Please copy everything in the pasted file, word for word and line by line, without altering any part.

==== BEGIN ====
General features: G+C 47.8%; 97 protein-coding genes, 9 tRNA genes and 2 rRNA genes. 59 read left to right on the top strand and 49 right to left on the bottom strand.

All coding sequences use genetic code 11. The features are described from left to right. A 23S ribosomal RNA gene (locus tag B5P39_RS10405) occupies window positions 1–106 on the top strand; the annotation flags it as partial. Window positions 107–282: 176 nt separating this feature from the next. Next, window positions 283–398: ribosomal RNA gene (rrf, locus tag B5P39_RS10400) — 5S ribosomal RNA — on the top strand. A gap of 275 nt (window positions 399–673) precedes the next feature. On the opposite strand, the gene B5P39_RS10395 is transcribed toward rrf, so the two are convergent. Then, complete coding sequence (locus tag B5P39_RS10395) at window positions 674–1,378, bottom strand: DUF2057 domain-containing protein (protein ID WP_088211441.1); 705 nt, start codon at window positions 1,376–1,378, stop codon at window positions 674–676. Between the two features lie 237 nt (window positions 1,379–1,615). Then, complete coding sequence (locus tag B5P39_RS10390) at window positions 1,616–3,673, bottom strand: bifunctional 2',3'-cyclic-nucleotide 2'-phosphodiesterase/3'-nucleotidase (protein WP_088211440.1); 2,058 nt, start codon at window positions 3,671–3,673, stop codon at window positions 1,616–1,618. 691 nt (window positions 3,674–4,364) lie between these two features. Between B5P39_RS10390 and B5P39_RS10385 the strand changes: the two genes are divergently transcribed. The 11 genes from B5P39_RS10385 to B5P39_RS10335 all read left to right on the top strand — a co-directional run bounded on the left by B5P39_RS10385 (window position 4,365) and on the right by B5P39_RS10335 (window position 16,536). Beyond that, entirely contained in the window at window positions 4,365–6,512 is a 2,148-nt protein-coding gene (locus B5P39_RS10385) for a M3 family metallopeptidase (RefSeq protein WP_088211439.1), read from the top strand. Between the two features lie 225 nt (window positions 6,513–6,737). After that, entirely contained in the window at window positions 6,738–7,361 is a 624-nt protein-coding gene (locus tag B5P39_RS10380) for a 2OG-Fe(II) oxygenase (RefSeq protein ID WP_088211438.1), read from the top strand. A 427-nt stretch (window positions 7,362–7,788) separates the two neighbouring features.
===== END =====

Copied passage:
General features: G+C 47.8%; 97 protein-coding genes, 9 tRNA genes and 2 rRNA genes. 59 read left to right on the top strand and 49 right to left on the bottom strand.

All coding sequences use genetic code 11. The features are described from left to right. A 23S ribosomal RNA gene (locus tag B5P39_RS10405) occupies window positions 1–106 on the top strand; the annotation flags it as partial. Window positions 107–282: 176 nt separating this feature from the next. Next, window positions 283–398: ribosomal RNA gene (rrf, locus tag B5P39_RS10400) — 5S ribosomal RNA — on the top strand. A gap of 275 nt (window positions 399–673) precedes the next feature. On the opposite strand, the gene B5P39_RS10395 is transcribed toward rrf, so the two are convergent. Then, complete coding sequence (locus tag B5P39_RS10395) at window positions 674–1,378, bottom strand: DUF2057 domain-containing protein (protein ID WP_088211441.1); 705 nt, start codon at window positions 1,376–1,378, stop codon at window positions 674–676. Between the two features lie 237 nt (window positions 1,379–1,615). Then, complete coding sequence (locus tag B5P39_RS10390) at window positions 1,616–3,673, bottom strand: bifunctional 2',3'-cyclic-nucleotide 2'-phosphodiesterase/3'-nucleotidase (protein WP_088211440.1); 2,058 nt, start codon at window positions 3,671–3,673, stop codon at window positions 1,616–1,618. 691 nt (window positions 3,674–4,364) lie between these two features. Between B5P39_RS10390 and B5P39_RS10385 the strand changes: the two genes are divergently transcribed. The 11 genes from B5P39_RS10385 to B5P39_RS10335 all read left to right on the top strand — a co-directional run bounded on the left by B5P39_RS10385 (window position 4,365) and on the right by B5P39_RS10335 (window position 16,536). Beyond that, entirely contained in the window at window positions 4,365–6,512 is a 2,148-nt protein-coding gene (locus B5P39_RS10385) for a M3 family metallopeptidase (RefSeq protein WP_088211439.1), read from the top strand. Between the two features lie 225 nt (window positions 6,513–6,737). After that, entirely contained in the window at window positions 6,738–7,361 is a 624-nt protein-coding gene (locus tag B5P39_RS10380) for a 2OG-Fe(II) oxygenase (RefSeq protein ID WP_088211438.1), read from the top strand. A 427-nt stretch (window positions 7,362–7,788) separates the two neighbouring features.